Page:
There was hope again. The Dax has risen by around 1000 points in the past four weeks to over 13,600 points. In the US, the S
But this could all prove to be a bear market rally now, an interim high on the way down. Because the bond market in the US is sending a threatening signal. He predicts a mega recession. And the worst: this indicator has a high accuracy.
Typically, when lending someone money for a long period of time, investors want more interest than they would for a short-term loan. After all, the longer you have to wait for the repayment, the higher the risk of default.
On the market for American government bonds, however, this has now been reversed: Investors are currently receiving a yield of around 2.77 percent for debt securities with a term of ten years, and around 3.21 percent for those with a two-year term, i.e. 0.44 percentage points more. In such a situation, the experts speak of an inverted yield curve – and are alarmed.
"The US Treasury yield curve is and remains one of the earliest and most accurate indicators of a recession," said Stephen Gallagher, an economist at investment bank Société Générale. While such a downturn does not follow every time the curve inverts, it does so quite often. And every recession of the past 50 years has been heralded 12 to 18 months in advance by a reversal in bond yields.
What is special this time is that the inversion is more pronounced than it has been since the dot-com bubble burst 22 years ago. At that time, the yield curve had turned negative in early 2000, and in March 2001 the US economy slipped into a deep recession.
The stock markets crashed before that. Their downtrend started shortly after the bond market announced a recession.
"At that time, the first slide in the US technology index Nasdaq 100 by around 32 percent was followed by another slide of 75 percent before a resilient bottom was found in October 2002," says Jochen Stanzl, chief market analyst at broker CMC Markets. "The current recovery in share prices is therefore deceptive if at the same time the fundamental substructure of the market is threatening to collapse."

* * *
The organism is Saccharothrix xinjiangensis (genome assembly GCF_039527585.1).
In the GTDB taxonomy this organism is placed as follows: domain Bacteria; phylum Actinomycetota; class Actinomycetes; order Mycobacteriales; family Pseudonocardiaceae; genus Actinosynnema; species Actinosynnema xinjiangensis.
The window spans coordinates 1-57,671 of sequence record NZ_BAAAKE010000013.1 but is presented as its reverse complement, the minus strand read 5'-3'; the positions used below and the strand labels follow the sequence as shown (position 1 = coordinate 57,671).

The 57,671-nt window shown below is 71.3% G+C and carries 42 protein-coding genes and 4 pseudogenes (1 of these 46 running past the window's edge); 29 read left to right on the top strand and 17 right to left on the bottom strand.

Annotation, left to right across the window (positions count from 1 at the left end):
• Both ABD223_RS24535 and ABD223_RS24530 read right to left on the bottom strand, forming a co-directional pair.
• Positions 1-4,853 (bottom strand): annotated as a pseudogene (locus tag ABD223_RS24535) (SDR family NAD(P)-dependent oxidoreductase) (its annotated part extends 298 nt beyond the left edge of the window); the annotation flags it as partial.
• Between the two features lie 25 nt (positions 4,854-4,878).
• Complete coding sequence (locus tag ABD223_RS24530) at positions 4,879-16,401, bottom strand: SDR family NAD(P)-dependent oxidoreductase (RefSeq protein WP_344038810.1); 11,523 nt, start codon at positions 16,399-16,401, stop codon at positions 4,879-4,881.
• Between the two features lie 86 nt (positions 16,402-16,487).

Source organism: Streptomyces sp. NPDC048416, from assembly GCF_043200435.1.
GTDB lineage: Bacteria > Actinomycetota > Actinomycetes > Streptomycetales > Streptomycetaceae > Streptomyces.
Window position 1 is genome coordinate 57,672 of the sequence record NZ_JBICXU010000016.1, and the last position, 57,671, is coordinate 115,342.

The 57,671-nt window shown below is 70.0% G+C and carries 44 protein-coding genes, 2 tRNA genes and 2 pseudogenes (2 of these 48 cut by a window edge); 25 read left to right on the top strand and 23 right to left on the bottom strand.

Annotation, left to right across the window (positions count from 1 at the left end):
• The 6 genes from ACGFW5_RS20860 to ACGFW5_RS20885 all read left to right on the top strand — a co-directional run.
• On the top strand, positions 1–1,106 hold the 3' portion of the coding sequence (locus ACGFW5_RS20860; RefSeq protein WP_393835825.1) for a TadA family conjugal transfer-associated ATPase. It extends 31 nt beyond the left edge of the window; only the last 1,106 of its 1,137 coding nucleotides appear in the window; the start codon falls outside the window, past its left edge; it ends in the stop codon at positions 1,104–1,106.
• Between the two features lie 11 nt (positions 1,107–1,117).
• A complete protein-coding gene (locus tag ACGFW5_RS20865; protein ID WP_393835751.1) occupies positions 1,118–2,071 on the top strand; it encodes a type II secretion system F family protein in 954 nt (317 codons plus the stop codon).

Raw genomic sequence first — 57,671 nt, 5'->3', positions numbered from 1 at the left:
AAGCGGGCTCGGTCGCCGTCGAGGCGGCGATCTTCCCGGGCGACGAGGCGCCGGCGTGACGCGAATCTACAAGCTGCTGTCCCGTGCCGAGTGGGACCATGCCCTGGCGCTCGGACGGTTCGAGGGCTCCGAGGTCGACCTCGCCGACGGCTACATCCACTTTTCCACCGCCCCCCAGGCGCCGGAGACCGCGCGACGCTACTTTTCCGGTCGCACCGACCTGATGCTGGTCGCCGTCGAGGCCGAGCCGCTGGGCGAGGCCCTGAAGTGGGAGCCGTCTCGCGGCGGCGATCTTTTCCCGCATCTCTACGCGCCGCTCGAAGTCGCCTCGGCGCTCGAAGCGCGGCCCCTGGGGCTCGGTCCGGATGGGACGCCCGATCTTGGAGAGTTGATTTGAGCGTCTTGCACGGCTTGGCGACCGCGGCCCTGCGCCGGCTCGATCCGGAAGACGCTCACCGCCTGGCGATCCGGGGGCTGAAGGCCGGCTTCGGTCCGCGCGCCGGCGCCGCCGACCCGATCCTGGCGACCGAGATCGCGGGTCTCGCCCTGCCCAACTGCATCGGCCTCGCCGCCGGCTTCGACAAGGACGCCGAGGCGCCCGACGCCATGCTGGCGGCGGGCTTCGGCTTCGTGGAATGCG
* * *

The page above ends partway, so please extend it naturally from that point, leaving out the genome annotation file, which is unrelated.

But what actually leads to the negative yield curve? "This phenomenon occurs when the market suspects that the Federal Reserve is about to cut interest rates," said Jack Colreavy, an analyst at Barclays. This forecast, in turn, is based on investors' assumptions that a recession is imminent, and central banks generally react to this by lowering interest rates in order to stimulate the economy again.
However, if interest rates go down in the future, then it makes sense to quickly buy long-dated bonds at current yields before they go down later. The rush to buy these bonds, in turn, causes their prices to rise and their yields to fall, below the yields on short-dated bonds: the yield curve turns negative.
Specifically, the financial market is currently assuming that the Fed will raise the key interest rate by the end of the year, to a level of 3.5 to 3.75 percent. In the coming year, however, it is expected to lower interest rates again, on the one hand because inflation will then fall significantly, on the other hand because the economy will fall into recession as a result of the high interest rates.
While most economists agree that the US economy is slipping into recession, they often see the outlook for inflation differently.
"Extremely high and persistent inflation continues to weigh on the global economy and until it is brought under control central bankers will have no choice but to continue raising interest rates and keeping them high," says Jack Colreavy. "Therefore, I assume that history of the late 70's/80's will repeat itself and the yield curve will remain inverted for some time."
At the end of 1979, the then Fed chief Paul Volcker ended a decade of high inflation rates with a radical cure by drastically raising interest rates to over 20 percent, regardless of economic developments. The US economy went into a deep recession, but Volcker did not cut interest rates until inflation fell significantly in late 1982.
It was a radical cure, but apparently there was no other way of controlling inflation without accepting a deep economic crisis. So is the mega recession coming this time?
On the one hand, inflation rates, particularly in the USA, are already at a level similar to that of the late 1970s. On the other hand, the upsurge in prices has not yet become as entrenched as it was then. Maybe then the measures don't have to be quite so brutal.
The decisive factor will be how the inflation rates develop in the coming months. The latest figures hint at a bit of hope: The inflation rate for goods and services fell to 8.5 percent in July from 9.1 percent in June, the Labor Department said in Washington on Wednesday. Experts surveyed by the Reuters news agency had expected 8.7 percent.
However, the experts remain skeptical: “Price inflation weakened more significantly in July, mainly because petrol was cheaper to buy. But that is not yet an all-clear signal. The US Federal Reserve will not like the fact that the core inflation rate has not fallen further,” explains Bastian Hepperle from the private bank Hauck Aufhäuser Lampe.
"Everything on shares" is the daily stock exchange shot from the WELT business editorial team. Every morning from 7 a.m. with the financial journalists from WELT. For stock market experts and beginners. Subscribe to the podcast on Spotify, Apple Podcast, Amazon Music and Deezer. Or directly via RSS feed.